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Our annual fundraiser is a ride that goes through Hell, Michigan. The name of the the ride, "One Helluva Ride" Had lots of food at different stops beginning with donuts at the start. A guy on a bicycle that plays the piano for entertainment at the lunch stop and ICE COLD watermelon at the end of the century. We usually have over 100 club members who volunteer. Another local club is known for homemade cookies at all their rest stops. I definately signed up for that one. Even though the roads were in bad shape, the cookies were so good, I'll probably just put wider tires on and go again next year.
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Old 11-18-03, 02:44 PM   #5
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I would be hard pressed to think of one thing. Certainly the route, terrain, scenery, and maybe most of all the rest stops and people. I think our ride is special because it is designed and administered by devoted cyclist who really work hard to put on the best ride possible.

http://hugeelvis.tripod.com/beautifulbackroadscentury/
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Old 11-18-03, 04:46 PM   #6
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Bikedud,

Thanks for sending your website. One of the first things that made me think your century is unique is the brewery. Starting and stoping at the brewery and ending with a tour is certainly unique.
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Old 11-19-03, 07:16 AM   #7
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Bikedud,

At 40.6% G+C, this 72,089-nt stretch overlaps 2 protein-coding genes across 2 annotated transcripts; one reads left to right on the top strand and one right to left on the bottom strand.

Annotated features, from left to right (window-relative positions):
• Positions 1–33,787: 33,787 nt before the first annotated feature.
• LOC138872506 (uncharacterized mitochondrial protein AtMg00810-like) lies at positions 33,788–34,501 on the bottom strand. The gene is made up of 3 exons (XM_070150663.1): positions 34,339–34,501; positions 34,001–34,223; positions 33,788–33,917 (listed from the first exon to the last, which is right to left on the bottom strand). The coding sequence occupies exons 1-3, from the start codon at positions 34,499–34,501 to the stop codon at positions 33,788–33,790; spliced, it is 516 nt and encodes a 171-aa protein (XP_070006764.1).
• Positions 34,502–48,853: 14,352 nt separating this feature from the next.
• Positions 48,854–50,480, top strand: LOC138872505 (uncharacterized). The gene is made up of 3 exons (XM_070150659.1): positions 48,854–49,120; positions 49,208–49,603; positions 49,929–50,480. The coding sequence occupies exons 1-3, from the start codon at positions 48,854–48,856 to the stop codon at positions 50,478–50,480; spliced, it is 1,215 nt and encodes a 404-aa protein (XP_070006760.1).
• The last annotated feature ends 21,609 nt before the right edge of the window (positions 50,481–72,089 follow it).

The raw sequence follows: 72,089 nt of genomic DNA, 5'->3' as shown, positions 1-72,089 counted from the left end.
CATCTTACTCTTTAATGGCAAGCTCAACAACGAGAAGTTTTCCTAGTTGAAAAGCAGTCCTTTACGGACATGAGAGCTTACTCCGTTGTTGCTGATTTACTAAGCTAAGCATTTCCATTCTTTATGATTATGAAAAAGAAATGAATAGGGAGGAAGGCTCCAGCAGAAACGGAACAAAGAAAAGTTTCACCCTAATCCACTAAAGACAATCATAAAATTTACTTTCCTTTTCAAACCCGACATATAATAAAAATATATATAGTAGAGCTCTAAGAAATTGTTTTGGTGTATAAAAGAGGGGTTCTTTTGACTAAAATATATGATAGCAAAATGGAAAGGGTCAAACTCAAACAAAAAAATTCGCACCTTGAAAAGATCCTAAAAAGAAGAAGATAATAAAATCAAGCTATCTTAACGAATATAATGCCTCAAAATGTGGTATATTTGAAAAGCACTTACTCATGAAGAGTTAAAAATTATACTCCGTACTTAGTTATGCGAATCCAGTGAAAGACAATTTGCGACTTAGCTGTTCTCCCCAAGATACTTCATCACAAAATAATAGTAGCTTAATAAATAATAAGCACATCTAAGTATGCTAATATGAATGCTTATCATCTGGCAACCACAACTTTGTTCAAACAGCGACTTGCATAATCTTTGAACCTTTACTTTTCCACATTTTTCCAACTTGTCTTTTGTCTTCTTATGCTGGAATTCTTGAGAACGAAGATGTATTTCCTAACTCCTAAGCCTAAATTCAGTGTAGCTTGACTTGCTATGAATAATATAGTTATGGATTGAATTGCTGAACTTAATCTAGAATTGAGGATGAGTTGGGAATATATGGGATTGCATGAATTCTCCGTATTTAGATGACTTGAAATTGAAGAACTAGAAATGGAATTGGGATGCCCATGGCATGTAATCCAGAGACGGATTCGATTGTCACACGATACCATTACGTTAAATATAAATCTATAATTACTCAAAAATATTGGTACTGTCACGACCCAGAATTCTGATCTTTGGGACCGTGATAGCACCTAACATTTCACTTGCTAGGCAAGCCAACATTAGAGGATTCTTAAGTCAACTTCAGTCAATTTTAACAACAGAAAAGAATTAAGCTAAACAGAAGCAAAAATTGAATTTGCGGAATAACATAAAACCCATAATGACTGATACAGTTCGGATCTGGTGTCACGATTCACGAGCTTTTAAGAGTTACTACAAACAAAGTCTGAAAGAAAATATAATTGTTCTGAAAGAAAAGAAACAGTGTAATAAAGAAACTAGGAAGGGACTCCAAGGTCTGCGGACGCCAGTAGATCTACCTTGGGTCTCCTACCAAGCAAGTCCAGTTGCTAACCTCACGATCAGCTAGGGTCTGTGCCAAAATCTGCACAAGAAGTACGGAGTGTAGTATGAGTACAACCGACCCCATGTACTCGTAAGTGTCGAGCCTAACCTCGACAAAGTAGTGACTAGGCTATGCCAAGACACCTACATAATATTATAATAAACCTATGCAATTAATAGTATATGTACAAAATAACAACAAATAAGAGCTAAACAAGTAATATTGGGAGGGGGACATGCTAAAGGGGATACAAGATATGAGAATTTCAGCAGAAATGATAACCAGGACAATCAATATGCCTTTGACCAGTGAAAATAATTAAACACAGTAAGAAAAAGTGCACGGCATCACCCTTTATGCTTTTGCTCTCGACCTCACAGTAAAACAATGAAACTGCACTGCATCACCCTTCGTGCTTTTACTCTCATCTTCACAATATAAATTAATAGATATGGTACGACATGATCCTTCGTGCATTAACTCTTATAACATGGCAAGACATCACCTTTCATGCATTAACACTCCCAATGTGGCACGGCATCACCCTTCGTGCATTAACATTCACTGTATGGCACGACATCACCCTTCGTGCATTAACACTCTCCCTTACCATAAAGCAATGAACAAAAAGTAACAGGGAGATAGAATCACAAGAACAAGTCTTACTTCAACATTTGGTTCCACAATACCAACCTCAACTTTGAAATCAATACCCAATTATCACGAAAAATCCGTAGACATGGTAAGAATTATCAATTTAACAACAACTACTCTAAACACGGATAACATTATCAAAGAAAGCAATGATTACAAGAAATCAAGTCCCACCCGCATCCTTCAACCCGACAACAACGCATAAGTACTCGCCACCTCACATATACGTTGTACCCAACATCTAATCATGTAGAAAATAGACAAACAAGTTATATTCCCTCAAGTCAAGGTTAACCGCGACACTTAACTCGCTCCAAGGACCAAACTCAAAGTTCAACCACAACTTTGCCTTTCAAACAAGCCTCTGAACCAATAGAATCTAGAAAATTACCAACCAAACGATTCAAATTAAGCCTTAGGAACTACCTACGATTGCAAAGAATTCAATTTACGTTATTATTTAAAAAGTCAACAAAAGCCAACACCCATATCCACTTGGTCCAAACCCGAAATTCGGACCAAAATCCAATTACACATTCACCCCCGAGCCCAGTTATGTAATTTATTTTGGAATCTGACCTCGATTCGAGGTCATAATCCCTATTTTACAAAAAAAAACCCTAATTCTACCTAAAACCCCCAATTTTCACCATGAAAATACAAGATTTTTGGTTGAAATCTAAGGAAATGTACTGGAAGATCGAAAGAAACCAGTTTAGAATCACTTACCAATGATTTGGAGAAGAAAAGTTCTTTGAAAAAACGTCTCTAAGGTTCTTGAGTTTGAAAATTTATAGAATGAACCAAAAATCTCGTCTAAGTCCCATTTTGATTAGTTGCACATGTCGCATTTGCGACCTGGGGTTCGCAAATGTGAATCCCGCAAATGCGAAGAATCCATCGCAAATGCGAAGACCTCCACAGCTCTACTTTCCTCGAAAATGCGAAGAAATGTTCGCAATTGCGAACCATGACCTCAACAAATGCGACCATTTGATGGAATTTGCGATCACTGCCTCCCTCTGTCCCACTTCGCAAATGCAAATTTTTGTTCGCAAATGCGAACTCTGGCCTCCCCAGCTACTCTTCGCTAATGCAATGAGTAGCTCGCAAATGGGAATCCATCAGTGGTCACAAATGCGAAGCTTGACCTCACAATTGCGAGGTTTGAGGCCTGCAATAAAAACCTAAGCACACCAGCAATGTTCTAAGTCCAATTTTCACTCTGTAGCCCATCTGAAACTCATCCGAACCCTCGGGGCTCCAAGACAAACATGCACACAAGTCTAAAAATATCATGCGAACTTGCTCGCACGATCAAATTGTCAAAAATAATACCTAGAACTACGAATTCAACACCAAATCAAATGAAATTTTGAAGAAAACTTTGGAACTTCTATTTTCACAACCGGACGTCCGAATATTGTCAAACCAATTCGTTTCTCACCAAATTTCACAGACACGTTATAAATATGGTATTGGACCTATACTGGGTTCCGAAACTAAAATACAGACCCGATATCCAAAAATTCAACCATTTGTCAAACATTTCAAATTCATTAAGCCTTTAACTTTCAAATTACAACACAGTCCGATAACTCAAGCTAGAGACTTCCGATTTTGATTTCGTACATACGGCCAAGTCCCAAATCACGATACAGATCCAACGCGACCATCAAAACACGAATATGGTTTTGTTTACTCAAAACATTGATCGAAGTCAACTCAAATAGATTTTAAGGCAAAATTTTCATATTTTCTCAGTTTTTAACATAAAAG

Thanks for sending your website. One of the first things that made me think your century is unique is the brewery. Starting and stoping at the brewery and ending with a tour is certainly unique.
Yeh, I didn't even think about the brewery connection. Our group is affectionatly known as the "brew crew". The management at the brewery is exceptionally supportive. We park in the parking lot for our regular (Sat, Sun, and Wed.) rides that wind up through the surrounding area.

If you have time, put us on your claender for next year. You won't be disappointed.
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Old 11-19-03, 09:59 AM   #8
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I don't ride in a club, but have done a bunch of different centuries and I can give you a rider's opinion on what makes different centuries unique.

I'll try not to repeat what others have said here but to just state what makes a certain ride memoriable to me at least, is the food at the rest stops and how other cyclists as well as the rest stop support are enjoying the ride. I've gone on centuries where the rest stop support has a small table with some power bars, the usual gatorade jug, says "hello" and that's about it, while others have 4 table length with homemade cake, pie, a radio, or say a theme to it and everybody seems happy and having a good time. The food usually makes the ride interesting, especially for folks who tend not to eat the normal power bars and stuff.

Of course, the ride itself is always the main attraction, but I can have a good time riding almost anywhere, there are always different sites to see and places to go. Food and people make rides memoriable. The things going on at the end of the ride is also a big thing, a live band, a good BBQ, vendors, etc... is always welcome at the end of a ride.

Jay